Chemical engineers translate processes developed in the lab into practical applications for the commercial production of products and then work to maintain and improve those processes. They rely on the main foundations of engineering: math, physics, and chemistry (though biology is playing an increasing role). The main role of chemical engineers is to design and troubleshoot processes for the production of chemicals, fuels, foods, pharmaceuticals, and biologicals, just to name a few. They are most often employed by large-scale manufacturing plants to maximize productivity and product quality while minimizing costs.
The aerospace, automotive, biomedical, electronic, environmental, medical, and military industries seek the skills of chemical engineers in order to help develop and improve their technical products, such as:
- Ultra-strong fibers, fabrics, and adhesives for vehicles.
- Bio-compatible materials for implants and prosthetics.
- Films for optoelectronic devices.
Chemical engineers work in almost every industry and affect the production of almost every article manufactured on an industrial scale.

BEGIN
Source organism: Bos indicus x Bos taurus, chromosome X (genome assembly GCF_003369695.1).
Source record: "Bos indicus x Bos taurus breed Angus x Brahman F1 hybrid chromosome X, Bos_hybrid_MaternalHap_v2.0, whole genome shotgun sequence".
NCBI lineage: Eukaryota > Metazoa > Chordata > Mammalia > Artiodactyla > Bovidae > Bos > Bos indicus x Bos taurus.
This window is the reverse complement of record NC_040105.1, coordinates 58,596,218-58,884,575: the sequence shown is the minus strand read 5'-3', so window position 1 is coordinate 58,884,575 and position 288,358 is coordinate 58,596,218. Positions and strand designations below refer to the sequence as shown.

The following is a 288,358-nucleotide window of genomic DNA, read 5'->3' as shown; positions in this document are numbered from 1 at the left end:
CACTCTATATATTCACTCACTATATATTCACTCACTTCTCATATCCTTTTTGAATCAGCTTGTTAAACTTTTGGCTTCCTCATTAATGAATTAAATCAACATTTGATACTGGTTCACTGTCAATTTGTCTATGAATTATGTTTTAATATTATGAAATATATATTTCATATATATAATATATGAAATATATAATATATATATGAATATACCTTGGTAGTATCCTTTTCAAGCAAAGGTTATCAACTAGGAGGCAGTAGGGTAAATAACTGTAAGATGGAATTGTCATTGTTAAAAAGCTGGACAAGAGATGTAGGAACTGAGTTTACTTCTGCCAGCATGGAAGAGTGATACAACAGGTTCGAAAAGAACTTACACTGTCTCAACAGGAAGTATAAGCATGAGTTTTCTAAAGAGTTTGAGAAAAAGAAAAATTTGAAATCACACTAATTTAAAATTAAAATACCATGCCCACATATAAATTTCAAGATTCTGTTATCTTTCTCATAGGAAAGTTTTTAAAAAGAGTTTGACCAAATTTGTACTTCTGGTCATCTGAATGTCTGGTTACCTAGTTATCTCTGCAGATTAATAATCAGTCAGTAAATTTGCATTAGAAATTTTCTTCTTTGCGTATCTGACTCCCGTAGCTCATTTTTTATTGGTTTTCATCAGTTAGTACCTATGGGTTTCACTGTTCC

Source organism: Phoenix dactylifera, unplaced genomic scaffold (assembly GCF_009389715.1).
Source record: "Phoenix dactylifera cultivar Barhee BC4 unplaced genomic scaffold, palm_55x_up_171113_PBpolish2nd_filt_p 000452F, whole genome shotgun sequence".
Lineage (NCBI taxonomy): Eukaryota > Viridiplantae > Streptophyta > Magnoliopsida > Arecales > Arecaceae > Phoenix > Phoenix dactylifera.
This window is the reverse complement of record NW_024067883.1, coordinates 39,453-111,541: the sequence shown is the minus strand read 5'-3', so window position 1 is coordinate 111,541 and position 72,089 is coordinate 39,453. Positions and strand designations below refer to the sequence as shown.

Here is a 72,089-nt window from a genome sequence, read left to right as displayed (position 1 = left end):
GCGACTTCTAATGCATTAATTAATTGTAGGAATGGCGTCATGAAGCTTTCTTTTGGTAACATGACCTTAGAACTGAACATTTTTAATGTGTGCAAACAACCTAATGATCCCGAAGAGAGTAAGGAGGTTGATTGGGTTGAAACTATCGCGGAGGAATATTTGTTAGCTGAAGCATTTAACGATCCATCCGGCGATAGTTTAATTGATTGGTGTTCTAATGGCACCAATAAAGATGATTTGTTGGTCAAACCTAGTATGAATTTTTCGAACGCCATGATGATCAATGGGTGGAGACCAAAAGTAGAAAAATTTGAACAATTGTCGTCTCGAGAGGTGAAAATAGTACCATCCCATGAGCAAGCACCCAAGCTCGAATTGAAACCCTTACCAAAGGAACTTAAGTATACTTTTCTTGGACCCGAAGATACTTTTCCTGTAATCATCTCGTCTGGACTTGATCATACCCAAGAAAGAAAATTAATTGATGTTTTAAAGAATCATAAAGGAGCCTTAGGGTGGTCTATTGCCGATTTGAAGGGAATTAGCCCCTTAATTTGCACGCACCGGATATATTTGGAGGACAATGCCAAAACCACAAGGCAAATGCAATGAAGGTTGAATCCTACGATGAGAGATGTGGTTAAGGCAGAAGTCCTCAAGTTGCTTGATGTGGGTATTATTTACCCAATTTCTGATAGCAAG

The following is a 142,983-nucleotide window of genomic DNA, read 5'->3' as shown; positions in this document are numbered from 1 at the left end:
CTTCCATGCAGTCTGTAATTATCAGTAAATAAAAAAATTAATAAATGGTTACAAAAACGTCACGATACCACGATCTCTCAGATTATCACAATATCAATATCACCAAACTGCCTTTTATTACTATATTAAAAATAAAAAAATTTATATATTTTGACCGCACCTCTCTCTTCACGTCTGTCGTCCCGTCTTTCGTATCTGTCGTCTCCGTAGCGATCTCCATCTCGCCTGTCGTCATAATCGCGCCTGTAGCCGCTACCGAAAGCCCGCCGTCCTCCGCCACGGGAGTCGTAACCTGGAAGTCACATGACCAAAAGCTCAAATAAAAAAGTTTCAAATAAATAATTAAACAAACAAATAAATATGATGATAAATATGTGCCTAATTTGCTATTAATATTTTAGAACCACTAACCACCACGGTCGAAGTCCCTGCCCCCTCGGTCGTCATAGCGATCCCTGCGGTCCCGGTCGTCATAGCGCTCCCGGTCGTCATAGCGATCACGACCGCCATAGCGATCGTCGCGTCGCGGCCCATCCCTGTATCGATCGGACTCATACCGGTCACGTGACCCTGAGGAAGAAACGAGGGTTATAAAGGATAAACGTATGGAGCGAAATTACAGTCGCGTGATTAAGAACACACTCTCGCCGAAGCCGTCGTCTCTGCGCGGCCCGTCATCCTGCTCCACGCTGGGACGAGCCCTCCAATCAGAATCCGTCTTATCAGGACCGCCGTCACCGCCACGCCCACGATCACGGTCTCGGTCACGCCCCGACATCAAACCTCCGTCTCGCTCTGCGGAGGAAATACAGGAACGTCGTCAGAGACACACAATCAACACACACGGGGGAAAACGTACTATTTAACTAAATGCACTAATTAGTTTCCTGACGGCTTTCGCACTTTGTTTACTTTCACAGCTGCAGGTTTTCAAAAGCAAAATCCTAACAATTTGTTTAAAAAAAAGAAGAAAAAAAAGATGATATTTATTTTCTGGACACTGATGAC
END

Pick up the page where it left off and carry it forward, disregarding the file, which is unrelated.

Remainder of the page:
Typical Job Tasks
- Ensuring compliance with health, safety, and environmental regulations.
- Conducting research into improved manufacturing processes.
- Designing and planning equipment layout.
- Incorporating safety procedures for working with dangerous chemicals.
- Monitoring and optimizing the performance of production processes.
- Estimating production costs.
- Chemical engineers use analytical, problem-solving, and deductive reasoning skills to determine why a design does not work as planned and to troubleshoot to find a solution that does.
- Math skills are important, such as using calculus and other advanced mathematics techniques to model flow parameters.
- Interpersonal skills and teamwork are required, especially when identifying and solving problems between people in production and manufacturing and when working with technicians and mechanics who turn the chemical engineer’s designs into reality.
Entry-level chemical engineers typically work under the supervision of more senior engineers, especially before they earn their license. They may advance to supervising teams of technicians or other management positions. Moving into technical sales or sales engineering is also a possibility.
Original content at acs.org